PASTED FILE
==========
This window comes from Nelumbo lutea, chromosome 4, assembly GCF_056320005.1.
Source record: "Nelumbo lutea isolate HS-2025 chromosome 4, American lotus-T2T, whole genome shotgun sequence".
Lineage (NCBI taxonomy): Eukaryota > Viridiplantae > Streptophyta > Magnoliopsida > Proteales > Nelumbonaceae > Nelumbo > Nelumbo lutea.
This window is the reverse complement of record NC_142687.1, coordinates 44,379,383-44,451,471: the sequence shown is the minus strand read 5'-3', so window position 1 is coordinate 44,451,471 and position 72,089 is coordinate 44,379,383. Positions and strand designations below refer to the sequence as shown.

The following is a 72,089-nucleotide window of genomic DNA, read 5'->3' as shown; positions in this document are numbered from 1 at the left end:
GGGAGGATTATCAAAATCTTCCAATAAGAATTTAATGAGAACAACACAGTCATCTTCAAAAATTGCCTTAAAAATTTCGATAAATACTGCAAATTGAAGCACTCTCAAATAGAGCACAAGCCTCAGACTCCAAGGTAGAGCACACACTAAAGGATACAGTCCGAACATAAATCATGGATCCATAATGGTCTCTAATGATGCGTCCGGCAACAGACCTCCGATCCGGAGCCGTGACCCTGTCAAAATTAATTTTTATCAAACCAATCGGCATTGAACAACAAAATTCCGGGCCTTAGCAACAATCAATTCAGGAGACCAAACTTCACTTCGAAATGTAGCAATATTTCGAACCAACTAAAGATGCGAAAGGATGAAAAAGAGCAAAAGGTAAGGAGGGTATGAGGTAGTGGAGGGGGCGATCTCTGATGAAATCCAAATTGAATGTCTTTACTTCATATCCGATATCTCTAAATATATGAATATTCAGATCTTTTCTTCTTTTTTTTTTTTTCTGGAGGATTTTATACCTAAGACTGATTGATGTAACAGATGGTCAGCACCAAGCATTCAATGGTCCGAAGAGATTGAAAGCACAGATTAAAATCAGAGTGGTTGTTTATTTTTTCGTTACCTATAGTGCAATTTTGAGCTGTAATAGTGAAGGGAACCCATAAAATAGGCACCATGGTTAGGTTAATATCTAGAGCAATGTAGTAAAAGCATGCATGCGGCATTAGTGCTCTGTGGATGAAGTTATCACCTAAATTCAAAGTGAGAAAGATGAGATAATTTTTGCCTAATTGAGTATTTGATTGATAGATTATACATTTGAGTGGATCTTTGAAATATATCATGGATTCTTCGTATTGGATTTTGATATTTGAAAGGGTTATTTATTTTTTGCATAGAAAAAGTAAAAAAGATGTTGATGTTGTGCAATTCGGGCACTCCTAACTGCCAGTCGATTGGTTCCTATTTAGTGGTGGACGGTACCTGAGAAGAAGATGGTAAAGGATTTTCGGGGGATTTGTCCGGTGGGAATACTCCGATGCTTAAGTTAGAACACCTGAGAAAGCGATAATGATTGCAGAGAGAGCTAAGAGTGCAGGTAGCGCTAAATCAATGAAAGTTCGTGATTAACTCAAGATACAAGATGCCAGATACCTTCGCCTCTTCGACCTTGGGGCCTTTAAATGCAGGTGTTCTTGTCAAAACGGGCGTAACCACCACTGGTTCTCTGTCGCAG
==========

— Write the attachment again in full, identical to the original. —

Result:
This window comes from Nelumbo lutea, chromosome 4, assembly GCF_056320005.1.
Source record: "Nelumbo lutea isolate HS-2025 chromosome 4, American lotus-T2T, whole genome shotgun sequence".
Lineage (NCBI taxonomy): Eukaryota > Viridiplantae > Streptophyta > Magnoliopsida > Proteales > Nelumbonaceae > Nelumbo > Nelumbo lutea.
This window is the reverse complement of record NC_142687.1, coordinates 44,379,383-44,451,471: the sequence shown is the minus strand read 5'-3', so window position 1 is coordinate 44,451,471 and position 72,089 is coordinate 44,379,383. Positions and strand designations below refer to the sequence as shown.

The following is a 72,089-nucleotide window of genomic DNA, read 5'->3' as shown; positions in this document are numbered from 1 at the left end:
GGGAGGATTATCAAAATCTTCCAATAAGAATTTAATGAGAACAACACAGTCATCTTCAAAAATTGCCTTAAAAATTTCGATAAATACTGCAAATTGAAGCACTCTCAAATAGAGCACAAGCCTCAGACTCCAAGGTAGAGCACACACTAAAGGATACAGTCCGAACATAAATCATGGATCCATAATGGTCTCTAATGATGCGTCCGGCAACAGACCTCCGATCCGGAGCCGTGACCCTGTCAAAATTAATTTTTATCAAACCAATCGGCATTGAACAACAAAATTCCGGGCCTTAGCAACAATCAATTCAGGAGACCAAACTTCACTTCGAAATGTAGCAATATTTCGAACCAACTAAAGATGCGAAAGGATGAAAAAGAGCAAAAGGTAAGGAGGGTATGAGGTAGTGGAGGGGGCGATCTCTGATGAAATCCAAATTGAATGTCTTTACTTCATATCCGATATCTCTAAATATATGAATATTCAGATCTTTTCTTCTTTTTTTTTTTTTCTGGAGGATTTTATACCTAAGACTGATTGATGTAACAGATGGTCAGCACCAAGCATTCAATGGTCCGAAGAGATTGAAAGCACAGATTAAAATCAGAGTGGTTGTTTATTTTTTCGTTACCTATAGTGCAATTTTGAGCTGTAATAGTGAAGGGAACCCATAAAATAGGCACCATGGTTAGGTTAATATCTAGAGCAATGTAGTAAAAGCATGCATGCGGCATTAGTGCTCTGTGGATGAAGTTATCACCTAAATTCAAAGTGAGAAAGATGAGATAATTTTTGCCTAATTGAGTATTTGATTGATAGATTATACATTTGAGTGGATCTTTGAAATATATCATGGATTCTTCGTATTGGATTTTGATATTTGAAAGGGTTATTTATTTTTTGCATAGAAAAAGTAAAAAAGATGTTGATGTTGTGCAATTCGGGCACTCCTAACTGCCAGTCGATTGGTTCCTATTTAGTGGTGGACGGTACCTGAGAAGAAGATGGTAAAGGATTTTCGGGGGATTTGTCCGGTGGGAATACTCCGATGCTTAAGTTAGAACACCTGAGAAAGCGATAATGATTGCAGAGAGAGCTAAGAGTGCAGGTAGCGCTAAATCAATGAAAGTTCGTGATTAACTCAAGATACAAGATGCCAGATACCTTCGCCTCTTCGACCTTGGGGCCTTTAAATGCAGGTGTTCTTGTCAAAACGGGCGTAACCACCACTGGTTCTCTGTCGCAG